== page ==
Understanding Climate : #6 - Hypsography

I am trying to explain in this series the most important aspects of the sciences most relevant to climate as a cross-disciplinary study.  My intention is to help my readers to build up a sort of 'mental model' of the most important components of the earth's climate sytems.

The first parts covered mainly astronomical considerations: axial tilt, orbital eccentricity and solar variation, for example.

I now turn to the topic of hypsography.

New readers may wish to start at Understanding Climate : #1 - Components Of Climate.



If the earth's surface were all land, or all sea, without differences of height and depth, our planet would be much different.  In fact, if there were no mountains, no rifts, no valleys, nothing but a smooth rock surface, that surface would lie underneath about 4 kilometers of water.

Hypsography is the study of the distribution of land by height and sea by depth.  The topic of ocean depth - bathymetry - is often treated as a separate field of study.  I include it here because it is of great relevance to the understanding of climate.  I also include here, under the same heading, the geographical distribution of land.  Hypsography, as I use the term here, is the study of the statistical distributions of geographic physical features - a branch of physiography, or physical geography.  These statistical distributions have an important - and often overlooked - impact on the global climate systems.

The earth, in its motion through space, is subjected to various amounts of sunshine and to varying ratios of day to night at various latitudes.  The distribution of the sun's warmth depends mainly, but not entirely on the way that the angle of insolation varies with latitude.  The areas where the sun is more nearly overhead receive most warmth, areas further North or South receive less warmth.   In Arctic winter, which corresponds with Antarctic summer, the Arctic is in constant darkness and the Antarctic is in constant sunshine.  Six months later, matters are reversed: the Antarctic is in constant darkness and the Arctic is in constant sunshine.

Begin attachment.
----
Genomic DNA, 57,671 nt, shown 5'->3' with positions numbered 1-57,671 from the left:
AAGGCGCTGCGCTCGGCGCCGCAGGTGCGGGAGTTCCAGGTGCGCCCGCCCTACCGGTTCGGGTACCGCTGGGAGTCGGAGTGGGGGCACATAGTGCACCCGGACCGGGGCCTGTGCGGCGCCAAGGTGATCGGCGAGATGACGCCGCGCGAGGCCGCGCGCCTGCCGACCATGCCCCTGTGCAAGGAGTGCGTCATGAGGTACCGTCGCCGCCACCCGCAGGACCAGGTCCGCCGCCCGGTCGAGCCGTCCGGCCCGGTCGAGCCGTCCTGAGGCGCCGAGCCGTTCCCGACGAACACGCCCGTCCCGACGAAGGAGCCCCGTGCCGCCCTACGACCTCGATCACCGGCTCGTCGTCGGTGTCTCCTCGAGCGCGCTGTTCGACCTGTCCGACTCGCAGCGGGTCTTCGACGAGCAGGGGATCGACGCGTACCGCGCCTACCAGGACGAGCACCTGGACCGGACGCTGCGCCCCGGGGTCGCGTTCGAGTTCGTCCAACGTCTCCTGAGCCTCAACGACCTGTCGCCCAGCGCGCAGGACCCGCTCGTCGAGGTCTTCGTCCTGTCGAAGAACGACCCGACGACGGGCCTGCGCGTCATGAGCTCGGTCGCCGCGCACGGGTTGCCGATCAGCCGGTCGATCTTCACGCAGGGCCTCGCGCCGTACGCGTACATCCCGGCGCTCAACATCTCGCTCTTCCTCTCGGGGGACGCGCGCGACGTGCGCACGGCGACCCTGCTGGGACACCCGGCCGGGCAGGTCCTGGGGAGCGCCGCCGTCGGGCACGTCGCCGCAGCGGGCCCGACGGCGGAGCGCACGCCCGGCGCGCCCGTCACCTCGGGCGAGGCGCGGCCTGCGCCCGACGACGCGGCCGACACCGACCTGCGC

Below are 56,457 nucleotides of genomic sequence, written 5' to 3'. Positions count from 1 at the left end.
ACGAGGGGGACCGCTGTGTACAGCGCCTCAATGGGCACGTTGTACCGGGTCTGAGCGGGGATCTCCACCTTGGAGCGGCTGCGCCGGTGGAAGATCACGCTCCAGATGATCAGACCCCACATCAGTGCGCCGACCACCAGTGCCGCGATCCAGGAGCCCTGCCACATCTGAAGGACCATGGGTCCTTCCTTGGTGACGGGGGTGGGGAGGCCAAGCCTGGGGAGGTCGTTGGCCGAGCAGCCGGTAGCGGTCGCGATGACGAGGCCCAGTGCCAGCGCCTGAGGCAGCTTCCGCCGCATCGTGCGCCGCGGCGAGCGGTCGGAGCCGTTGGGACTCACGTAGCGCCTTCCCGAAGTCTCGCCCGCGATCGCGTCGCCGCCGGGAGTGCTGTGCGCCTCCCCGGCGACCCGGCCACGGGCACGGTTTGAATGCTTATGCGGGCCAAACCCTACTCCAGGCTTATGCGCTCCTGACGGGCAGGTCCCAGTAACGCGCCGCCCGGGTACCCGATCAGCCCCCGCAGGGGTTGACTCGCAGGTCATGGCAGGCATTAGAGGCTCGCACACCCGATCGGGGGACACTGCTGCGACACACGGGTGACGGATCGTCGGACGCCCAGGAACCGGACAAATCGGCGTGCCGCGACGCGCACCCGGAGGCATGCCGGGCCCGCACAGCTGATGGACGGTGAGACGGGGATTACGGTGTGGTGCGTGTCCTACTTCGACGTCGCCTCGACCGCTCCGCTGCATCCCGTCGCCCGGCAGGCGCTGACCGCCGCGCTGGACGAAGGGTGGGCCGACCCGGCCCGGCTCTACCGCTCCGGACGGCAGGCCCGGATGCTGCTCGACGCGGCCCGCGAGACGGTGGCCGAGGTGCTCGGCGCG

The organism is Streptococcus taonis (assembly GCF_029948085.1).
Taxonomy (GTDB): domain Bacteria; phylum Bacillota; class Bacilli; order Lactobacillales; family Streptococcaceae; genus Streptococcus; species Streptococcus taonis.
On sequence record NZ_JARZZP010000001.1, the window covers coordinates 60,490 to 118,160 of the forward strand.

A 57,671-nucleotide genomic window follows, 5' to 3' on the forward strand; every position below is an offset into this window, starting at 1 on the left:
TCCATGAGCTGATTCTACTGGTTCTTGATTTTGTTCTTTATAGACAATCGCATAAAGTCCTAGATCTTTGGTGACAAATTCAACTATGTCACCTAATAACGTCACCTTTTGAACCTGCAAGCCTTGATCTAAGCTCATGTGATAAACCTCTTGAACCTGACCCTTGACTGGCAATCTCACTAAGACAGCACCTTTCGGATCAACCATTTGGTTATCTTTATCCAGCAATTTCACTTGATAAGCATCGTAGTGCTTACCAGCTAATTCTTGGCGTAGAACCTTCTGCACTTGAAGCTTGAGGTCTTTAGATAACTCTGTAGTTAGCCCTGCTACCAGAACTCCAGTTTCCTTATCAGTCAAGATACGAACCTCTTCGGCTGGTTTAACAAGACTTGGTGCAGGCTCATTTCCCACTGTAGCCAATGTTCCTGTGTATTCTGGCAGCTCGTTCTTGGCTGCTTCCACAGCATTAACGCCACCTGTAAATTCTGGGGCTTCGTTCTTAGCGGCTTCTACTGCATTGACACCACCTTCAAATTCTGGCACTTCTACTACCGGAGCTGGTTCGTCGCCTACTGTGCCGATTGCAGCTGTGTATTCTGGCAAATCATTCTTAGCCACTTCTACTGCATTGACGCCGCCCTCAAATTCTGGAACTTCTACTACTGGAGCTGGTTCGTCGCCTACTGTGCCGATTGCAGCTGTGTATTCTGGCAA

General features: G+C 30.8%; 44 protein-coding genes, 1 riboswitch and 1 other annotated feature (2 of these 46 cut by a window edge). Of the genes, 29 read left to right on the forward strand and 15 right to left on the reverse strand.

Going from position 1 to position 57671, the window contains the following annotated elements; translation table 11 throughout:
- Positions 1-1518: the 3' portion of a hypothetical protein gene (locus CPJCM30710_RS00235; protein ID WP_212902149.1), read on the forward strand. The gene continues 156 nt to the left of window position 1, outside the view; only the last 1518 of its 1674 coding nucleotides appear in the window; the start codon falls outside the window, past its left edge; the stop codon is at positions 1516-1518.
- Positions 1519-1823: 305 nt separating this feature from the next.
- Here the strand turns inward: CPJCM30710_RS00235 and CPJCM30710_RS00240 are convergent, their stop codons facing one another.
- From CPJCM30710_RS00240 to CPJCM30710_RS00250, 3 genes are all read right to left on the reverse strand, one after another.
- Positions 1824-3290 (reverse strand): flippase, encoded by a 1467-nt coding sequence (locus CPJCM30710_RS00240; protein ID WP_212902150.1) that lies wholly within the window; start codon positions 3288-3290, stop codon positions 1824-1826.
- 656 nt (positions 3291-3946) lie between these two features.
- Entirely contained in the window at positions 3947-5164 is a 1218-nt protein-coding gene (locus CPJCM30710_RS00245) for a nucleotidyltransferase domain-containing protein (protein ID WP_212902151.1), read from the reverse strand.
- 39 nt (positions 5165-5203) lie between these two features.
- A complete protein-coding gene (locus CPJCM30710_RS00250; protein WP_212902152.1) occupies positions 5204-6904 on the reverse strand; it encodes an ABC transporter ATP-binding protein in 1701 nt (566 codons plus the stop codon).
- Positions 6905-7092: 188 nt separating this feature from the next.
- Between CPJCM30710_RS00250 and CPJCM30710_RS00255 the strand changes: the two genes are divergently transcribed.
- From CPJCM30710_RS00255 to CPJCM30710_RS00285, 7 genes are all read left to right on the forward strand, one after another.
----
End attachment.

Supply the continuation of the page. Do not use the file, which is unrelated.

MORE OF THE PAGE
Land distribution by latitude

If every zone of latitude had the same ratio of land to sea, then places at the same latitude, North or South, might be expected to have broadly similar climates.  One reason that they often do not is explained by the global distribution of land and sea.

This - admittedly rough - graphic shows at a glance the approximate amounts and ratios of land and sea in various zones of latitude.  Land absorbs heat and loses it faster than water.  During the course of any average day, if a zone of latitude has more water than land then it will tend to be warmer than otherwise.  But days are not average across the globe.

During the long Antarctic night, even though precipitation levels are low, the ice sheet grows.  Unlike the Arctic ice sheet it is not subjected to constant agitation by wind, tides and waves.  It just sits there and grows.  And grows colder.  For as long as the Antarctic continues to grow in winter and melt in summer, the southern oceans will be cold.  The weaker insolation due to the sun's low angle, coupled with the intense Antarctic cold, over-ride the tendency for oceans to warm up.  Even though there is vastly more ocean than land, the little land that there is hardly benefits from being coastal.